And since they are a smaller hog, if no one if here to help come Butcher time, we can handle it on our own. That’s something else people should consider. Are you butchering yourself? If you are, are you capable of handling huge hogs? Do you have a tractor or hoist to hang them? Do you have a space big enough to clean and work up the meat?

Guineas, by being smaller, are easier to handle and work with. They have a red meat, a good marble, and to some, are considered more lean. Lard, of course, will depend on the space they have, if they are being fed and fattened or allowed to free-range some and how long you keep them.

For our piggies, since they were born November, putting them around 4 months old, we are starting them out on a Show-pig Starter. After that, we will move to regular feed for pigs, also allowing them to hunt their own food out the older they get. My property has woods, so this will be a perfect area for them especially once I move them out of my garden area.

If you are interested in raising Hogs but are unaure if you can handle one, then I suggest the American Guinea Hog. Something that maybe easier for you to handle and get adapted to. They are also scarce in numbers, which is a crying shame. Another reason I chose them. I think there are only 200 registered in the US, and 2000 worldwide? I like dealing with breeds that were prized once upon a time but are now seeing critical lists. Makes me feel better doing what I do. As if I am preserving a piece of the past.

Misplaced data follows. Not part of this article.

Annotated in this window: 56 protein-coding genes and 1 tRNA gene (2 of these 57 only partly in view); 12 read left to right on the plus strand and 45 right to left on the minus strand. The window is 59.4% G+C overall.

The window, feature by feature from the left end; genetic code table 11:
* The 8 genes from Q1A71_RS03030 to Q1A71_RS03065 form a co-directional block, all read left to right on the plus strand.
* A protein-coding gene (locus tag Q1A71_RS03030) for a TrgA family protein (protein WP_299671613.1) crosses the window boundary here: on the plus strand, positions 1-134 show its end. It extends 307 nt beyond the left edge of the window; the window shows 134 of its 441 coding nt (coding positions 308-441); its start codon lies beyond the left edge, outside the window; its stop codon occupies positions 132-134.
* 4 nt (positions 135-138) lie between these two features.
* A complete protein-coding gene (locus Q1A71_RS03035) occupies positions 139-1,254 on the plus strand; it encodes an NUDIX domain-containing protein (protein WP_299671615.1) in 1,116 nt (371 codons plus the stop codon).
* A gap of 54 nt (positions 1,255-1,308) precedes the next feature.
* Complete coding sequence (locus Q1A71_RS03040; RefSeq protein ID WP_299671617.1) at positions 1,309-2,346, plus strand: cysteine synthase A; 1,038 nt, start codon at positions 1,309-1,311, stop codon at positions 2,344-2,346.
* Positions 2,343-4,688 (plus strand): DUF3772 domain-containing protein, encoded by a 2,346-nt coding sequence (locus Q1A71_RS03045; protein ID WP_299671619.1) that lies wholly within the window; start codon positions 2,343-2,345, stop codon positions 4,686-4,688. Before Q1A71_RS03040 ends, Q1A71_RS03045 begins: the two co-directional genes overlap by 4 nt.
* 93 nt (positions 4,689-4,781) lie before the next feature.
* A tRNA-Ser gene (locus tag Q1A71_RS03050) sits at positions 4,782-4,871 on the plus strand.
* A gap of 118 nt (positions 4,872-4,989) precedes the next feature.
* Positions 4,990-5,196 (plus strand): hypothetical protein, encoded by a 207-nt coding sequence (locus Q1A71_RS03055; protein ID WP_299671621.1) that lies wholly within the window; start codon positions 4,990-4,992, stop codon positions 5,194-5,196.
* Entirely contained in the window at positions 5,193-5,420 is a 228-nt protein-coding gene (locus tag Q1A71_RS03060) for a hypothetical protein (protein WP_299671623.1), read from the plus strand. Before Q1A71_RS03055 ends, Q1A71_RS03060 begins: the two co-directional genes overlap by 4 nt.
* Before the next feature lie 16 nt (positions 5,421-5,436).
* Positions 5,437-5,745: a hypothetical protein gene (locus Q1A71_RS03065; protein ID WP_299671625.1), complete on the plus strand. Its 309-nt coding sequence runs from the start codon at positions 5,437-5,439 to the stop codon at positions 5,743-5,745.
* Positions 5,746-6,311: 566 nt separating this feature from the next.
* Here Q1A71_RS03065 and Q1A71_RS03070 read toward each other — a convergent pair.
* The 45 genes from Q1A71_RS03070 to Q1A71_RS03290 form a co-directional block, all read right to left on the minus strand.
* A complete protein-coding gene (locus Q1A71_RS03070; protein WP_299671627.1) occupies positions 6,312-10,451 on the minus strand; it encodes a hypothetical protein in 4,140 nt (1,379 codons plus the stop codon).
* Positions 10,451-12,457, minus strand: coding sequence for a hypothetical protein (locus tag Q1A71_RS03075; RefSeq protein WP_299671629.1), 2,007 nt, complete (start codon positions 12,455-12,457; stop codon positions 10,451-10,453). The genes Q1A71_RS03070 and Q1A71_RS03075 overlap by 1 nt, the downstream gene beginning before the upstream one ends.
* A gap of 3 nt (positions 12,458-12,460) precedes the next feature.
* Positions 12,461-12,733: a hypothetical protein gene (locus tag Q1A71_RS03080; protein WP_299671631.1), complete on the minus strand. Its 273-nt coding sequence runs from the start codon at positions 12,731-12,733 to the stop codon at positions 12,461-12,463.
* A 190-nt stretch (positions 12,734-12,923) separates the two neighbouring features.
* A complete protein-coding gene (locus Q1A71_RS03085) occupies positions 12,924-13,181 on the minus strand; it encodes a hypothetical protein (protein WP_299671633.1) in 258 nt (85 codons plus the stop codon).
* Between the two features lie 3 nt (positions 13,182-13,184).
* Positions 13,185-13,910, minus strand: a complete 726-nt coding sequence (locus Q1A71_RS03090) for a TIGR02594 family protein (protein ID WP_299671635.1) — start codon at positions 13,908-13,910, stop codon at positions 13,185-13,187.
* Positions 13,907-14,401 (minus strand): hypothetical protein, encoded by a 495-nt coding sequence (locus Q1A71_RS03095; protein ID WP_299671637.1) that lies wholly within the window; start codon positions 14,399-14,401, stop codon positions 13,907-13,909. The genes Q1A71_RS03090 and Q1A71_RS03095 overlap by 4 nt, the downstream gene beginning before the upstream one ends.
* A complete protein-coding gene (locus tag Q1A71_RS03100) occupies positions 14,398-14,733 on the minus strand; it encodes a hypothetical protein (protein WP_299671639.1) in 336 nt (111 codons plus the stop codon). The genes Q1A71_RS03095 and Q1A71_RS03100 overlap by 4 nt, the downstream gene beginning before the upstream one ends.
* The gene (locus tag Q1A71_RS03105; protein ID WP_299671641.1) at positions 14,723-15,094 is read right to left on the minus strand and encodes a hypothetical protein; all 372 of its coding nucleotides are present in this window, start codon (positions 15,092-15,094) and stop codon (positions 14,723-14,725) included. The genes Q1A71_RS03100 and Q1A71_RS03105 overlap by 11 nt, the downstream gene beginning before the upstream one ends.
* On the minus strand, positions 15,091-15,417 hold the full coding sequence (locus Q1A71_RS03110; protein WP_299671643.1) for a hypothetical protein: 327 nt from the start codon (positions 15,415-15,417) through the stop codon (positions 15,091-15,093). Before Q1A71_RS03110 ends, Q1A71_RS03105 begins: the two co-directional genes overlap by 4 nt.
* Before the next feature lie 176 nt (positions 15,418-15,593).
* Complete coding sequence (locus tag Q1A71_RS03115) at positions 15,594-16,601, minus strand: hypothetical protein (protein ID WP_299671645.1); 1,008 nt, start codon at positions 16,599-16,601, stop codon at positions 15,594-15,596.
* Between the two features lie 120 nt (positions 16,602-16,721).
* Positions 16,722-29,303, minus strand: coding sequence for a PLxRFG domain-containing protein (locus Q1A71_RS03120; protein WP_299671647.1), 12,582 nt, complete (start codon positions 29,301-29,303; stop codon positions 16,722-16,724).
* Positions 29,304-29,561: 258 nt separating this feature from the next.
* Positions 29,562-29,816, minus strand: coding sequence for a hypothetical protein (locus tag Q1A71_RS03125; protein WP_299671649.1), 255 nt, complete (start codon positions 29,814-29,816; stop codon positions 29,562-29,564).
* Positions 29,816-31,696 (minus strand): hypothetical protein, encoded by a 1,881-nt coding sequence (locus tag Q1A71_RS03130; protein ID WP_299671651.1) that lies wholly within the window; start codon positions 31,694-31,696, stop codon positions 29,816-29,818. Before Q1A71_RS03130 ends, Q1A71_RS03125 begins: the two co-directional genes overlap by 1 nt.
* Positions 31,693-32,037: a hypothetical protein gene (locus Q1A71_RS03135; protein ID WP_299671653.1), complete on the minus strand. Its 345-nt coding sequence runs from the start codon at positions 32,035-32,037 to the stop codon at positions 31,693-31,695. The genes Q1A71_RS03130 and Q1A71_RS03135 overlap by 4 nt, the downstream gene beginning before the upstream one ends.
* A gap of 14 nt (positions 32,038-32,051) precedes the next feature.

Posted in The Hungry Hen, Uncategorized

Historical Menus : How the Politicians Did It Back in the Day & the Recipe of Burgoo

A lot of Political unrest these days. We assumed it would all be over by now, but unlike anything I remember before, it isn’t. A lot of bad people in the world, too. And those people are using this election to justify their unlawful acts, their bad behavior. We should have an issue with that, we should “all” have an issue with that, but strangely, the Mainstream Media would lead us to think we are indeed, divided on that as well.

 

Regardless, I thought it would be fun, in honor of our next President being elected, Donald Trump, that I post a little historical info on how the Politicians used to win votes way back in the day. Interested?

 

So, how “did” the Politicians win votes way back in the day? Through the stomach, that’s how. Through the stomach.

 

Even before 1758, men like George Washington figured out, the best way to catch the faith of a voter, was by giving him a damn good meal. Food and, of course Alcohol, made everything so much better.

Back then, BBQ’s were held and Politicians traveled to each and every one. With them, I really want to emphasize, alcohol. Lots and lots of Spirits. They had such a thing called Voters Run, and if that didn’t do the trick, they’d often carry with them wine, beer cider and well, cake–because everyone loves the guy who brings the alcohol and sweets to the party.

 

It was an all-out affair with big bands, cannons, and, while Candidates would speak of course, things didn’t shut down at dark. No, these shindigs used to roar right into the night.